Humans can learn from the starving polar bears

There are lessons from the animal kingdom in how to adapt to the climate crisis

A LONE polar bear on an iceberg. This year’s Wildlife Photographer of the Year People’s Choice Award winner is, in many ways, a photo we’ve seen before. It’s a peaceful scene, with the slumbering bear reminiscent of a contented house cat. Yet, it’s a reminder that all life depends on ecosystems that are growing increasingly fragile as the planet heats with our greenhouse-gas (GHG) emissions.

A new study underscores the same message of fragility through images of polar bears in a landscape we rarely envisage — terrain completely devoid of snow or ice. Researchers tracked 20 bears in Manitoba, Canada, equipping them with video collars to monitor activity levels and food intake. There’s a lesson for us all in the surprising and sobering results.

Polar bears in this region have long become land-based during ice-free periods. But the time spent without sea ice is getting longer. In the 1980s, they’d be on land for about 110 days. That’s since increased by three weeks, and is only expected to get longer thanks to the climate crisis (the Arctic is warming roughly four times faster than the planet as a whole).

While on shore, bears were thought to fast, conserving precious energy until the sea ice returned. However, the study showed differences in survival strategies between individuals. Some didn’t seek sustenance. The laziest bear rested for 98% of the time — making lead author Anthony Pagano’s job of watching 115 hours of video footage a slog at points. But others were surprisingly active, moving across the landscape and consuming a range of terrestrial foods including bird carcasses, duck eggs, berries and seaweed.

But it didn’t really matter what strategies the bears employed. Apart from one lucky nanuk who was able to feed on a large mammal, all of them lost body mass. While landbased fodder compensated for the energy expended seeking it out, berries and birds don’t sustain a polar bear. They’re simply too big, explains Pagano, who is a research wildlife biologist at the United States Geological Survey, a US government agency. The implication is that if the ice-free period extends for long enough, the bear population in the area would starve.

The animals were more active than expected, which raises a few extra risks. The first is knock-on effects for sea-bird colonies and other land-based creatures, who may end up getting preyed upon more than they’re used to. The other big consequence is that, in their search for food, hungry bears may wind up in human settlements, including communities not accustomed to having apex predators in their backyards. That makes the development of management techniques to keep both bears and humans safe crucial.

Contrary to the researchers’ expectations, there was no correlation between energy expenditure and body condition. In other words, the driver behind the different tactics is individual-level variation: Some bears may simply be lazier than others.

Pagano told me that there were some behaviours with no clear explanation. Three individuals, for instance, spent between 10% and 16% of their time swimming, an energy-intensive activity for the world’s largest living bear species. Even though two out of three did find marine mammal carcasses, looking at the wind speed and direction, Pagano and his team concluded it was unlikely they could smell food in the water from the shore.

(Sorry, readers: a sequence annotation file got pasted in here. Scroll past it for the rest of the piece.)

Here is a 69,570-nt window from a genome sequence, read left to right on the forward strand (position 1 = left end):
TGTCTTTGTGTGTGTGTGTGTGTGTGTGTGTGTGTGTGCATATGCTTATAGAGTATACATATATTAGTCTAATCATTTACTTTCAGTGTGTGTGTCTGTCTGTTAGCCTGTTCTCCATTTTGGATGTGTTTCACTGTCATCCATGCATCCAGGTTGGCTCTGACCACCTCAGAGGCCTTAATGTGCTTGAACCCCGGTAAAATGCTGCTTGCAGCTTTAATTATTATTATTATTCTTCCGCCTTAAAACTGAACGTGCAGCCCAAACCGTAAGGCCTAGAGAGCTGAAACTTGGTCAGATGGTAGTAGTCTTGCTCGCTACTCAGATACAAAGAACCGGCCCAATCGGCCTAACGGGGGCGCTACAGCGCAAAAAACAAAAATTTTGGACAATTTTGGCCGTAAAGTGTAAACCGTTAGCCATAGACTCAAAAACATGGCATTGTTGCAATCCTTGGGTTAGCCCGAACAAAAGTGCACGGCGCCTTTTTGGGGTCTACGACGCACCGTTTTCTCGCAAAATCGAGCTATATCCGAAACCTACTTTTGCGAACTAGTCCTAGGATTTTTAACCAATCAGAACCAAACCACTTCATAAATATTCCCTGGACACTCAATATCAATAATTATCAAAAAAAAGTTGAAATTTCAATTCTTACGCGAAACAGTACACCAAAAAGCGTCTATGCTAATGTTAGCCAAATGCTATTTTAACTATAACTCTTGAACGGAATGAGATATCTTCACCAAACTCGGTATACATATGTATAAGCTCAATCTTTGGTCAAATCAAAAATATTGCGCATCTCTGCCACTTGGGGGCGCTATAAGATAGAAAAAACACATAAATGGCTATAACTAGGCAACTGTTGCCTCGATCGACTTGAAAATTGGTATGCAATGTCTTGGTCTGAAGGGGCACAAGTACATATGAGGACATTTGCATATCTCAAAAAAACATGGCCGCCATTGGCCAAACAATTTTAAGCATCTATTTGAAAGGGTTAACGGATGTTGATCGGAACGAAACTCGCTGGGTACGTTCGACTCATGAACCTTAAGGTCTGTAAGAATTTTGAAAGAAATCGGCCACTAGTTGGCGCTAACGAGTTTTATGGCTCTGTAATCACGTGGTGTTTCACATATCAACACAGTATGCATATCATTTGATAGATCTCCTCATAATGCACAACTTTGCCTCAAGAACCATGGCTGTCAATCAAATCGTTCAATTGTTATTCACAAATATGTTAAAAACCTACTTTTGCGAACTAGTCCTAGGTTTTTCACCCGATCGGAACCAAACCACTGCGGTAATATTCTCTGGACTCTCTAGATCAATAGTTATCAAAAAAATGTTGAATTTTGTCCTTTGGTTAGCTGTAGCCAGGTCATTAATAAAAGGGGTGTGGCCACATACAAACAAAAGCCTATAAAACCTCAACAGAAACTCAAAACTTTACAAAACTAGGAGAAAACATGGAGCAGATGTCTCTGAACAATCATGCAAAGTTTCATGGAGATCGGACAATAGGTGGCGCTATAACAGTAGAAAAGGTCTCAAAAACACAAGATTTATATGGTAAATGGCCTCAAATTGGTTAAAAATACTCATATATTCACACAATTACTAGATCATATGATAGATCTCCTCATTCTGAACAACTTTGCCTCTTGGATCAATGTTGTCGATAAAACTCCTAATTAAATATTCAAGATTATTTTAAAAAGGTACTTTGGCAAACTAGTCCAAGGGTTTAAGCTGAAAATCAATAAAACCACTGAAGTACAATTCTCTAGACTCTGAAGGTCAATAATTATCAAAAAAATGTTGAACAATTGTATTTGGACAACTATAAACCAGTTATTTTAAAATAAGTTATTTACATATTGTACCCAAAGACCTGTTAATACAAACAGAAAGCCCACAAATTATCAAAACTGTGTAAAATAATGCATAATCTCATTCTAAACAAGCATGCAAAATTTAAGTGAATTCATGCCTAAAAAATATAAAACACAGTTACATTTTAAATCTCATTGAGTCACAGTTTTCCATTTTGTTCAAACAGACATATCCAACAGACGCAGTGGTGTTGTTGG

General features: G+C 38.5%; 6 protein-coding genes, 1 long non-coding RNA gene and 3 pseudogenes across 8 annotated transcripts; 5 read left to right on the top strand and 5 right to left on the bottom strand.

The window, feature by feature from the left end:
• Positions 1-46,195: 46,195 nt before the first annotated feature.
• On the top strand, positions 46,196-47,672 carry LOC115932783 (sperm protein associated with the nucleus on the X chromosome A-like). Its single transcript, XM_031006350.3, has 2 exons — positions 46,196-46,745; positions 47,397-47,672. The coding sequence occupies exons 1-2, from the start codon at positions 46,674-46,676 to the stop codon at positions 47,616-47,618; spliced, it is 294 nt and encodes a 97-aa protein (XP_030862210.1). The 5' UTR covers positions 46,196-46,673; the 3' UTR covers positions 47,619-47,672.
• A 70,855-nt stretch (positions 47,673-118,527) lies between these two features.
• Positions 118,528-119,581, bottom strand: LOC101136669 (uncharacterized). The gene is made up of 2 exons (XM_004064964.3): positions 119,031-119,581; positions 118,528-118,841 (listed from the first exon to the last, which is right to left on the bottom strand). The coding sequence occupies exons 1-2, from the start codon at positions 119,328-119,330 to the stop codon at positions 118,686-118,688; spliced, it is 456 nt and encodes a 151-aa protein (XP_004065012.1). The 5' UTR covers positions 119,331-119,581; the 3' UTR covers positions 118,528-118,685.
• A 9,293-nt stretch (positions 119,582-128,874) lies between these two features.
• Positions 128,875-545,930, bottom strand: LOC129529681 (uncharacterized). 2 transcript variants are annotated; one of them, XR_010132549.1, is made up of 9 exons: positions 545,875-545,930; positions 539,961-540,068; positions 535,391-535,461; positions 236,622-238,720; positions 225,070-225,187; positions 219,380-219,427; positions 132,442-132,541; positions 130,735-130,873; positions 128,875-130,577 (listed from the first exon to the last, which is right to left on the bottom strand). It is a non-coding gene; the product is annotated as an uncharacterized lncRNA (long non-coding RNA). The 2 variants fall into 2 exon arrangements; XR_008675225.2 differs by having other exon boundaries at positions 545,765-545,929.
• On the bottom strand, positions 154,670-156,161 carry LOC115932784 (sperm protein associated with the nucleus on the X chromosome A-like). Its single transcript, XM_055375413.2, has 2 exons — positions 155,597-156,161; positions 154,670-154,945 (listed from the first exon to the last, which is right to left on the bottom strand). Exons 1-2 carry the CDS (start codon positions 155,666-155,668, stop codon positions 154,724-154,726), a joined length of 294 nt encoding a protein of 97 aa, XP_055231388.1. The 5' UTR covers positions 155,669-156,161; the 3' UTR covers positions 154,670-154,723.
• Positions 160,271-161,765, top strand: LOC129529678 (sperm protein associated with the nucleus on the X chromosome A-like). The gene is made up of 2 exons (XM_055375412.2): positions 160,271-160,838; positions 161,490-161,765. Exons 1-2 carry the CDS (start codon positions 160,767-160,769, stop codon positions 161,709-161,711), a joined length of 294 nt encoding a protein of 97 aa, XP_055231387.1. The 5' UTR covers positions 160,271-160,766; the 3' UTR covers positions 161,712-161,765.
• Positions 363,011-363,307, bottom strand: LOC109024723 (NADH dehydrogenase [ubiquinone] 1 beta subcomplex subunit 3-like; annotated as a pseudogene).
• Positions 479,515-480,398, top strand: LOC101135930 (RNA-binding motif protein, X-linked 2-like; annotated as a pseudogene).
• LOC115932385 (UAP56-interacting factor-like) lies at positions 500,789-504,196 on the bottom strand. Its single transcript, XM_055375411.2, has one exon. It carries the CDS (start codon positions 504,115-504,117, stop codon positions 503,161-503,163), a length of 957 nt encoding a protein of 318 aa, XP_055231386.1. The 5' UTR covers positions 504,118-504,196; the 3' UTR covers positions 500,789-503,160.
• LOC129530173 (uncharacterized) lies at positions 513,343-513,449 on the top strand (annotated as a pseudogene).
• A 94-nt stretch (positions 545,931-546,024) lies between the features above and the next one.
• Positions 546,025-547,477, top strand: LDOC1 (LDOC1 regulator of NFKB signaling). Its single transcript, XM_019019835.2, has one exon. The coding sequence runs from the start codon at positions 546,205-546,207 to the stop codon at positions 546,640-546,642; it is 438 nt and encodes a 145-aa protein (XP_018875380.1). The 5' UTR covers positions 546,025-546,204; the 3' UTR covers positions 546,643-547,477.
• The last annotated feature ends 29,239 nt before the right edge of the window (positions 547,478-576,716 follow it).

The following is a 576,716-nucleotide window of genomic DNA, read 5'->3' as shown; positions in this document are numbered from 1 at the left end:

One young female meanders along in the water before she presumably catches the scent of a beluga whale carcass, makes a sharp turn eastwards and continues swimming along a much straighter line. Yet the deceased didn’t end up serving as a meal — the bear was only observed feeding on it for 35 seconds out of the six hours she spent with it — but as a buoy to rest on. In total, the bear swam 175km for little gain. Similarly, when an adult female who found a seal carcass out at sea attempted to bring it to shore, she eventually dropped it during her swim after only feeding on it for a total of 20 seconds.

There’s no knowing why these three bears swam so far, but it put them at a disadvantage: They each had the earliest predicted time of starvation for their respective age and gender.

There’s a tendency to believe animals have an unimpeachable survival instinct — that a species will behave, as a group, in the same, optimal way. But just as humans aren’t always the rational actors some economists model us to be, neither are animals. This doesn’t make them stupid, but speaks instead to their intelligence: Each bear is trying to creatively solve the puzzle of how to stay alive in a challenging scenario.

Some behaviour, such as the long swims, could be categorised as maladaptation, which humans also fall prey to. In trying to adapt to the climate crisis, projects can actually make us more vulnerable or simply waste resources. For example, we keep building higher flood barriers, only to see the water redirected to an area without protections or have them breached as climate change intensifies storms. In some cases, efforts to make farming resilient to drought actually made the farms less water-secure.

We don’t know if those bears learned that swimming brings little reward. But, as humans, we have a unique advantage to avoid the same maladaptive mistakes: We can review our actions as well as the decisions of others, collecting data and modelling impacts to optimise our collective blueprint for survival in a changing world. We can also read studies about polar bears — and vow both to learn from their behaviour and protect them. — Bloomberg

  • This column does not necessarily reflect the opinion of the editorial board or Bloomberg LP and its owners.

  • This article first appeared in The Malaysian Reserve weekly print edition